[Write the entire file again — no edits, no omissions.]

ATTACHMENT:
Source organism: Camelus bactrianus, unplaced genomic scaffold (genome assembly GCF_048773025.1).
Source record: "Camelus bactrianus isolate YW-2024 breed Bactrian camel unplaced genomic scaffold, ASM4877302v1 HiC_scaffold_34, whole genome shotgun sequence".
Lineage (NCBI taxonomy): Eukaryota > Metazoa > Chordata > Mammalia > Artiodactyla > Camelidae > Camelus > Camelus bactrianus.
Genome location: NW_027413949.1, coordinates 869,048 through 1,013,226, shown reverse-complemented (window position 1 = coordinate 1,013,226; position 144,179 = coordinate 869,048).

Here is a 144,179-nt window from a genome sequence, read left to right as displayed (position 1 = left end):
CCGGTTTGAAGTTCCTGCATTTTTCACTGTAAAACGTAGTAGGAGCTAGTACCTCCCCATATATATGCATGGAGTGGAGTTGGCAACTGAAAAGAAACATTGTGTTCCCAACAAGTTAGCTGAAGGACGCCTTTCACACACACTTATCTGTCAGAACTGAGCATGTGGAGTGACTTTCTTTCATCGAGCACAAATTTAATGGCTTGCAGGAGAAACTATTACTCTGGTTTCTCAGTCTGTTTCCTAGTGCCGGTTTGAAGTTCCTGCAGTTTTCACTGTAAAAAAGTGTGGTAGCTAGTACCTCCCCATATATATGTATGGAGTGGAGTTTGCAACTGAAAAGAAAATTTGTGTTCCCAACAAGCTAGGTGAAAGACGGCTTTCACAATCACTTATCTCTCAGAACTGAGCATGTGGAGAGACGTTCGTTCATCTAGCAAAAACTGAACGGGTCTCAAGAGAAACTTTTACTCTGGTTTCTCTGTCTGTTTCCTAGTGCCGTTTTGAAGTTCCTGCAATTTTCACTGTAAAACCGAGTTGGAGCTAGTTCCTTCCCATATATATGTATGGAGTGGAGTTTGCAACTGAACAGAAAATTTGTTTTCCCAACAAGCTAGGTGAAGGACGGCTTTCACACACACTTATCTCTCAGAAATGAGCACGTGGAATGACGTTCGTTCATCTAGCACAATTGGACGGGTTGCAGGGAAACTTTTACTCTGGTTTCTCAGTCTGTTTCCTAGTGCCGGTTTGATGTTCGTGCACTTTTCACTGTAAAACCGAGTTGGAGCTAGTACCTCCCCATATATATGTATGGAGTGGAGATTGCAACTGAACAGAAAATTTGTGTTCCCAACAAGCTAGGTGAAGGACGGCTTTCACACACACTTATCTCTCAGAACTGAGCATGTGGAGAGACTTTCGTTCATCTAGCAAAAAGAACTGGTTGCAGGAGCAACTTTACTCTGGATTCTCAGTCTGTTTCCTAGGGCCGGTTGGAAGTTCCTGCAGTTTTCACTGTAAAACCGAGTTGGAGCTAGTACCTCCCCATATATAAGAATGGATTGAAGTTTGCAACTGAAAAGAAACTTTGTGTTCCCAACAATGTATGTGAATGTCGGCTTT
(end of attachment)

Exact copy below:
Source organism: Camelus bactrianus, unplaced genomic scaffold (genome assembly GCF_048773025.1).
Source record: "Camelus bactrianus isolate YW-2024 breed Bactrian camel unplaced genomic scaffold, ASM4877302v1 HiC_scaffold_34, whole genome shotgun sequence".
Lineage (NCBI taxonomy): Eukaryota > Metazoa > Chordata > Mammalia > Artiodactyla > Camelidae > Camelus > Camelus bactrianus.
Genome location: NW_027413949.1, coordinates 869,048 through 1,013,226, shown reverse-complemented (window position 1 = coordinate 1,013,226; position 144,179 = coordinate 869,048).

Here is a 144,179-nt window from a genome sequence, read left to right as displayed (position 1 = left end):
CCGGTTTGAAGTTCCTGCATTTTTCACTGTAAAACGTAGTAGGAGCTAGTACCTCCCCATATATATGCATGGAGTGGAGTTGGCAACTGAAAAGAAACATTGTGTTCCCAACAAGTTAGCTGAAGGACGCCTTTCACACACACTTATCTGTCAGAACTGAGCATGTGGAGTGACTTTCTTTCATCGAGCACAAATTTAATGGCTTGCAGGAGAAACTATTACTCTGGTTTCTCAGTCTGTTTCCTAGTGCCGGTTTGAAGTTCCTGCAGTTTTCACTGTAAAAAAGTGTGGTAGCTAGTACCTCCCCATATATATGTATGGAGTGGAGTTTGCAACTGAAAAGAAAATTTGTGTTCCCAACAAGCTAGGTGAAAGACGGCTTTCACAATCACTTATCTCTCAGAACTGAGCATGTGGAGAGACGTTCGTTCATCTAGCAAAAACTGAACGGGTCTCAAGAGAAACTTTTACTCTGGTTTCTCTGTCTGTTTCCTAGTGCCGTTTTGAAGTTCCTGCAATTTTCACTGTAAAACCGAGTTGGAGCTAGTTCCTTCCCATATATATGTATGGAGTGGAGTTTGCAACTGAACAGAAAATTTGTTTTCCCAACAAGCTAGGTGAAGGACGGCTTTCACACACACTTATCTCTCAGAAATGAGCACGTGGAATGACGTTCGTTCATCTAGCACAATTGGACGGGTTGCAGGGAAACTTTTACTCTGGTTTCTCAGTCTGTTTCCTAGTGCCGGTTTGATGTTCGTGCACTTTTCACTGTAAAACCGAGTTGGAGCTAGTACCTCCCCATATATATGTATGGAGTGGAGATTGCAACTGAACAGAAAATTTGTGTTCCCAACAAGCTAGGTGAAGGACGGCTTTCACACACACTTATCTCTCAGAACTGAGCATGTGGAGAGACTTTCGTTCATCTAGCAAAAAGAACTGGTTGCAGGAGCAACTTTACTCTGGATTCTCAGTCTGTTTCCTAGGGCCGGTTGGAAGTTCCTGCAGTTTTCACTGTAAAACCGAGTTGGAGCTAGTACCTCCCCATATATAAGAATGGATTGAAGTTTGCAACTGAAAAGAAACTTTGTGTTCCCAACAATGTATGTGAATGTCGGCTTT